The meeting resolved, with the United Nations Education, Scientific and Cultural Organisation (UNESCO) encouragement, to achieve a desirable educational pyramid and to have the basic personnel to move on to a universal education of high quality by 1980, which should be compulsory and free. The education would have a practical bias to mitigate rural-urban migration of school leavers. "The tragedy of the resolution is that the African states turned around to embark on massive expansion of secondary and higher education, both in number and budget allocations", says Prof. Omari. He adds: "The countries, Tanzania included, have not achieved universal primary education and are now experiencing unemployment and under-employment of secondary school leavers and university graduates."

So with these experiences of past failures, the Tanzanian government seems to have taken some precautionary measures in the current programme. The government has said it will not take higher grade pupils to teach their lower grade counterparts, as was the case previously, but will recruit 67,000 teachers by the end of the five-year programme in 2006, to reach the standard ratio of one teacher for every 45 pupils. Also a total number of 14,000 classrooms and 9,000 teachers had been budgeted for in the 2001/2002 financial year. The country’s late Vice President Omar Ali Juma revealed this last year when he addressed the Association for the Development of Education (ADEA) in Arusha last October.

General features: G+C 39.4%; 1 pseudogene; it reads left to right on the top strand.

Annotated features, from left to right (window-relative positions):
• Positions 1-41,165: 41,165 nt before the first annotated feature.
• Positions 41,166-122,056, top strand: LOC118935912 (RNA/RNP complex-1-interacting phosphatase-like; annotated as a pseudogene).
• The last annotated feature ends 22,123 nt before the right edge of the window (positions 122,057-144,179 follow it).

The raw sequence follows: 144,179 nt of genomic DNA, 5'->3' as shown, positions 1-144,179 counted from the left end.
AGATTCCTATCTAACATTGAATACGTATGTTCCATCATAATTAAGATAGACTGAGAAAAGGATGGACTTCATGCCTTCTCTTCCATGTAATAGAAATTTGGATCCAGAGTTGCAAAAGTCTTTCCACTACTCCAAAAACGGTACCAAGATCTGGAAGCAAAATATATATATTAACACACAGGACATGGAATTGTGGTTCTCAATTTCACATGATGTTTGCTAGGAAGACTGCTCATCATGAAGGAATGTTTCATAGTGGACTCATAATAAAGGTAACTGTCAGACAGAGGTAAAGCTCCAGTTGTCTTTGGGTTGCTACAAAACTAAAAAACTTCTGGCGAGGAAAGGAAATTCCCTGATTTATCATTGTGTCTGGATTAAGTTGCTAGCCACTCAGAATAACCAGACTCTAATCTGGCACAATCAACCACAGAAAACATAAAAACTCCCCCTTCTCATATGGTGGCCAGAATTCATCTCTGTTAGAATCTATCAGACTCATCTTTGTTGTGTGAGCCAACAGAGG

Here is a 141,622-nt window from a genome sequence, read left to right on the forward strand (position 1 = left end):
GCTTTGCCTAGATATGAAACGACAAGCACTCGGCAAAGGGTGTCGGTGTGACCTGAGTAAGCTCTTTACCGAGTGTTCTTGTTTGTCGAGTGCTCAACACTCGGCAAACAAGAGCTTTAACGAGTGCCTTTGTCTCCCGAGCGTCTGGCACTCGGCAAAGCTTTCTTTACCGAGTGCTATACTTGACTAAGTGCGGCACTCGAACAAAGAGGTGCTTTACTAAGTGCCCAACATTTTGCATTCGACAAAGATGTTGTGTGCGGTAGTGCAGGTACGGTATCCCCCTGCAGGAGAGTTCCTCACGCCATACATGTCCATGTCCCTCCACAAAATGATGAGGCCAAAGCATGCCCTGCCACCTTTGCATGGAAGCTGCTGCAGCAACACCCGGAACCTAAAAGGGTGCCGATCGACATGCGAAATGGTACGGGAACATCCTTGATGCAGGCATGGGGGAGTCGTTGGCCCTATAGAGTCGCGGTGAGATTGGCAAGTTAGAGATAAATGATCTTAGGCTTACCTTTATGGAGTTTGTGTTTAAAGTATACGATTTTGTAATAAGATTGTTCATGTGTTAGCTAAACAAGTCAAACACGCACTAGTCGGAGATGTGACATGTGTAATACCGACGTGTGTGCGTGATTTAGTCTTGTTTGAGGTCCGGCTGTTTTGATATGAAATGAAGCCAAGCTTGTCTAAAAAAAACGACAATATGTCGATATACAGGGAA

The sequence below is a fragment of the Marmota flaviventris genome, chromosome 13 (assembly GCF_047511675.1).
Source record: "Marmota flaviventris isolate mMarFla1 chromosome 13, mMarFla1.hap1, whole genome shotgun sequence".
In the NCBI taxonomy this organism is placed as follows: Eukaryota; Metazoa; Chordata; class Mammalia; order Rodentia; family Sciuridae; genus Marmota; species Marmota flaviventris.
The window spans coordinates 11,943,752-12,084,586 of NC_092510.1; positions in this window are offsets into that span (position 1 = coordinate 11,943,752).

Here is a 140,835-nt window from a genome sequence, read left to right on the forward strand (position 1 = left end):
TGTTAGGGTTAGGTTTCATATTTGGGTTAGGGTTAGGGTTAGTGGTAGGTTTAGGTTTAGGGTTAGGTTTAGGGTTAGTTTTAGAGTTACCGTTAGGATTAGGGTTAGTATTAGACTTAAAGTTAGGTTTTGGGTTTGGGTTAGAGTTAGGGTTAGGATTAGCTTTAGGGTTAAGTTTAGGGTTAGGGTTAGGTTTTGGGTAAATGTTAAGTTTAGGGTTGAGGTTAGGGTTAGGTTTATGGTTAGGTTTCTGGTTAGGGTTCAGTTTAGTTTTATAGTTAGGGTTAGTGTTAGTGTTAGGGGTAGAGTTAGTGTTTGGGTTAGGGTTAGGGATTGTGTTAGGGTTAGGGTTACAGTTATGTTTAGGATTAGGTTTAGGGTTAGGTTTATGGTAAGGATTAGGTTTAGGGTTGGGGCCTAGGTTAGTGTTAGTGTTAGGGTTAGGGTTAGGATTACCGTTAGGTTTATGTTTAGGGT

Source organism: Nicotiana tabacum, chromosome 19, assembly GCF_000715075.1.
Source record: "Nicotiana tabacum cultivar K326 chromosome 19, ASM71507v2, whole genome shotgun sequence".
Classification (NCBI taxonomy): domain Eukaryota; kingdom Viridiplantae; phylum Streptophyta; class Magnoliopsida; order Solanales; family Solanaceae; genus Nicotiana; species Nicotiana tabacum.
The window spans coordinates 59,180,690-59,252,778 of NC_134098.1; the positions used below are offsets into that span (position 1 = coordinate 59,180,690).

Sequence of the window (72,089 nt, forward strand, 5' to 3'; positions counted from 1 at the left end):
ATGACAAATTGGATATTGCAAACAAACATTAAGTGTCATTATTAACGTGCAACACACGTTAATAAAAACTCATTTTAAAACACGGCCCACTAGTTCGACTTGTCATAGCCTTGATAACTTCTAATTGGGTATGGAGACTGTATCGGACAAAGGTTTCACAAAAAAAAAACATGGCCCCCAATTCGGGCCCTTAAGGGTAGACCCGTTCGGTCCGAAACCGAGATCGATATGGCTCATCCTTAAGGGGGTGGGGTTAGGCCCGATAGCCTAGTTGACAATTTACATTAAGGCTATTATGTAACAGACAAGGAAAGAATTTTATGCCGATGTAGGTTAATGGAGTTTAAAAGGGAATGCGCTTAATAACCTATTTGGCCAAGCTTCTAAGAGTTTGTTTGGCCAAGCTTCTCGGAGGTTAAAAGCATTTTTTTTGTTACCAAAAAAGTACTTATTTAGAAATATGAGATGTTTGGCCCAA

The take-off of the programme in January this year was not negating surprises. While it took almost three years to see signs of stress in the previous UPE programme, it has taken hardly two months to see signs of stress in the new programme. By 1978 the old UPE programme was going beyond expectations and plans, a classroom meant for 45 pupils was serving 80 pupils while others were learning under trees. By January this year a classroom for 45 children accommodated 100 to 300 children in Dar es Salaam City. At one time the education ministry was contemplating on establishing tented classrooms.

Some schools had to introduce class shifts and others resorted to open-air classes. According to Deputy Minister of Education and Culture, Bujiku Sakila, a total of 1.3 million children must have enrolled for Standard one countrywide by the end of January 2002. The programme target had been to enrol 1.5 million by March. But the overflow of enrolment seems to have caused disappointment to both parents and ministry officials. Parents whose children had to be turned back because of lack of space complained. "They have told my two children to go back home and come back next year because they are over age, will they be younger then?" one parent queried. Many children are on the streets doing petty jobs, others begging.